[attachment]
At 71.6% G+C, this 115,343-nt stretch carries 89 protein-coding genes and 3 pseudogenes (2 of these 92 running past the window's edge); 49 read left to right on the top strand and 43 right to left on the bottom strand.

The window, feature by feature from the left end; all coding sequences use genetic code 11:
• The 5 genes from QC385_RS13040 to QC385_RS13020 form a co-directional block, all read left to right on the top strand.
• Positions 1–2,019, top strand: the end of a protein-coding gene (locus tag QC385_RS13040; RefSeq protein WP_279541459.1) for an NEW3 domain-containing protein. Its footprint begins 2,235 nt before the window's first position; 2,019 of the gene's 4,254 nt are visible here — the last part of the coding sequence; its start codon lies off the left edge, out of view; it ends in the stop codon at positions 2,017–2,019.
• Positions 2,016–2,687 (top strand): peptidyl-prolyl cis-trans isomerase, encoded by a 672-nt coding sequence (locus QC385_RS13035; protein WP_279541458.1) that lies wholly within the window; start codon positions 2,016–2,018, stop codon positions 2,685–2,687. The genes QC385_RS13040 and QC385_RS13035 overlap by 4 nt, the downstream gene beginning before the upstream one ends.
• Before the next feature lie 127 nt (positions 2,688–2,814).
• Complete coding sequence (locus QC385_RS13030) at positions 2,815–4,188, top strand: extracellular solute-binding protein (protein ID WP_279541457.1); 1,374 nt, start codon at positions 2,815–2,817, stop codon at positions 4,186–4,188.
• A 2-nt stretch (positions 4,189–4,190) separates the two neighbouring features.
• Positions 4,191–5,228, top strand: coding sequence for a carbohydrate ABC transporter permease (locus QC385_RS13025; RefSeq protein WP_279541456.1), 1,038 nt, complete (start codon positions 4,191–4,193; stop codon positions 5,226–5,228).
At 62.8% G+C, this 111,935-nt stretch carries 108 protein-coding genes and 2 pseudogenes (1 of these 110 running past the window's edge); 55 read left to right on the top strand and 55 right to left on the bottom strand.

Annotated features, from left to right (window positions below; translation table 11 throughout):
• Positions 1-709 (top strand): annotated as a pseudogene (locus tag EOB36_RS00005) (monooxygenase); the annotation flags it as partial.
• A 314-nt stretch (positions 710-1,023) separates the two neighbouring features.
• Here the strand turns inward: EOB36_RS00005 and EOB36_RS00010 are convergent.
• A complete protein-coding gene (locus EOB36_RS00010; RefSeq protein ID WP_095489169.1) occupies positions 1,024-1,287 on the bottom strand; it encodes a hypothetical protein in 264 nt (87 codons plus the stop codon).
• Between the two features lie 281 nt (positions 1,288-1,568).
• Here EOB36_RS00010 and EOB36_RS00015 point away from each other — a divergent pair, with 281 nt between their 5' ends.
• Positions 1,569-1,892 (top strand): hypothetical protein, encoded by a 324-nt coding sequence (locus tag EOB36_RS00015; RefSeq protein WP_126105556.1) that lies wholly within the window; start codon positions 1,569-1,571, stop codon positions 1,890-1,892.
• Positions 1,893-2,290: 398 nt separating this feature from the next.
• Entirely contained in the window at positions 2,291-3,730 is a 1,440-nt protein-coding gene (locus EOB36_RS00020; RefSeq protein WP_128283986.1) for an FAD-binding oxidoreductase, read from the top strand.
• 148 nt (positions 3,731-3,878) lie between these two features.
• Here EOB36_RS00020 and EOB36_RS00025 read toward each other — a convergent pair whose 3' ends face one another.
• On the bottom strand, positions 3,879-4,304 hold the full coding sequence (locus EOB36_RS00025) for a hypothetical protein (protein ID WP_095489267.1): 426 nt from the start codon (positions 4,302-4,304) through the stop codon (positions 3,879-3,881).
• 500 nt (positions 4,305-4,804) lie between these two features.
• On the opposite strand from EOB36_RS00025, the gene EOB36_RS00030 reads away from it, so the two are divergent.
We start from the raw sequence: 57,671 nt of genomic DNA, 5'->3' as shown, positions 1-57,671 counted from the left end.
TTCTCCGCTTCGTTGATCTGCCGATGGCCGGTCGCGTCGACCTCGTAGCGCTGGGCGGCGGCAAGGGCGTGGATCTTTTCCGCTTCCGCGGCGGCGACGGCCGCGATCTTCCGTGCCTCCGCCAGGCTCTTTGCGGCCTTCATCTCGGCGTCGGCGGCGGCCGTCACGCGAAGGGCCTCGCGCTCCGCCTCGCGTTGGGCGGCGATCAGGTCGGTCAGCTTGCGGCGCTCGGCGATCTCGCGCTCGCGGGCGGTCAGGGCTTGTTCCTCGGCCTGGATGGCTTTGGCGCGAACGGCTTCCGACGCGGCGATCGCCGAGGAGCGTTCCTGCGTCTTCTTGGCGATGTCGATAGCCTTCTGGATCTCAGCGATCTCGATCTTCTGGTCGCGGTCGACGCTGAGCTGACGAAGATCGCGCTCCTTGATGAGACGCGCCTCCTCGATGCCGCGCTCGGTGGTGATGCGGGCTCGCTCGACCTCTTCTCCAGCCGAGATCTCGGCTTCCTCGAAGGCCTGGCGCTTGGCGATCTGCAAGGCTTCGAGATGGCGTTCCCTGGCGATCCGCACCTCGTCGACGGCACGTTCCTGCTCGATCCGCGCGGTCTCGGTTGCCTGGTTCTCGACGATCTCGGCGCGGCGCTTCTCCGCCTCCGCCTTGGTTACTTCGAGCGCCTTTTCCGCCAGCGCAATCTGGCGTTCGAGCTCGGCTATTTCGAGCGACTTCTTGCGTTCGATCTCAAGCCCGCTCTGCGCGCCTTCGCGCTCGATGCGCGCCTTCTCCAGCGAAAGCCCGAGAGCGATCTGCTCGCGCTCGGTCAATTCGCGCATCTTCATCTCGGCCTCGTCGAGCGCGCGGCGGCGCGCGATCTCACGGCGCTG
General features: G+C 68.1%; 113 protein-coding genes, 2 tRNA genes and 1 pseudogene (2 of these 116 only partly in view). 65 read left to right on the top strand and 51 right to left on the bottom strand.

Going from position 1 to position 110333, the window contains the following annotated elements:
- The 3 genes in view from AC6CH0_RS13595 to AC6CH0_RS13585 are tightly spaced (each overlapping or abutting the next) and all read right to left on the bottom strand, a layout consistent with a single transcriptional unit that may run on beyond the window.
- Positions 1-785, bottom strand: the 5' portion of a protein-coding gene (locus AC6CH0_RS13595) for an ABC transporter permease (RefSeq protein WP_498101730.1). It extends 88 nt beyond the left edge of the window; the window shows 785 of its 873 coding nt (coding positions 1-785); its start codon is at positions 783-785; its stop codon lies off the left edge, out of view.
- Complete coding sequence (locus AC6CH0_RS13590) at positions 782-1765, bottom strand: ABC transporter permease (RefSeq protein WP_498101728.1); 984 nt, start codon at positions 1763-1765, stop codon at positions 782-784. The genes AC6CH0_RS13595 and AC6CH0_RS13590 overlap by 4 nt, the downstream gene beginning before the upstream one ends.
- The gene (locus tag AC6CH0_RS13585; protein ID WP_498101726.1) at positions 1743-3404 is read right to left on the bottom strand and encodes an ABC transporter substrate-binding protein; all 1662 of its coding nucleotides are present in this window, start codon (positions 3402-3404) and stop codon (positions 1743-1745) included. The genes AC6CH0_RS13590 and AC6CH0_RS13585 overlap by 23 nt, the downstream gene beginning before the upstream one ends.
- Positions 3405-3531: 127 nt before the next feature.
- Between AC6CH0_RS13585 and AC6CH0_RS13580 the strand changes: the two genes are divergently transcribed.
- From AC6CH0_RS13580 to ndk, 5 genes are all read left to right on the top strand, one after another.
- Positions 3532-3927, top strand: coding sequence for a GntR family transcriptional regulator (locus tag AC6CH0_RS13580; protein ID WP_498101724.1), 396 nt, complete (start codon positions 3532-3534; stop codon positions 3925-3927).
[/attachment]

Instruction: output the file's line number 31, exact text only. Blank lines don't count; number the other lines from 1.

- Positions 1-785, bottom strand: the 5' portion of a protein-coding gene (locus AC6CH0_RS13595) for an ABC transporter permease (RefSeq protein WP_498101730.1). It extends 88 nt beyond the left edge of the window; the window shows 785 of its 873 coding nt (coding positions 1-785); its start codon is at positions 783-785; its stop codon lies off the left edge, out of view.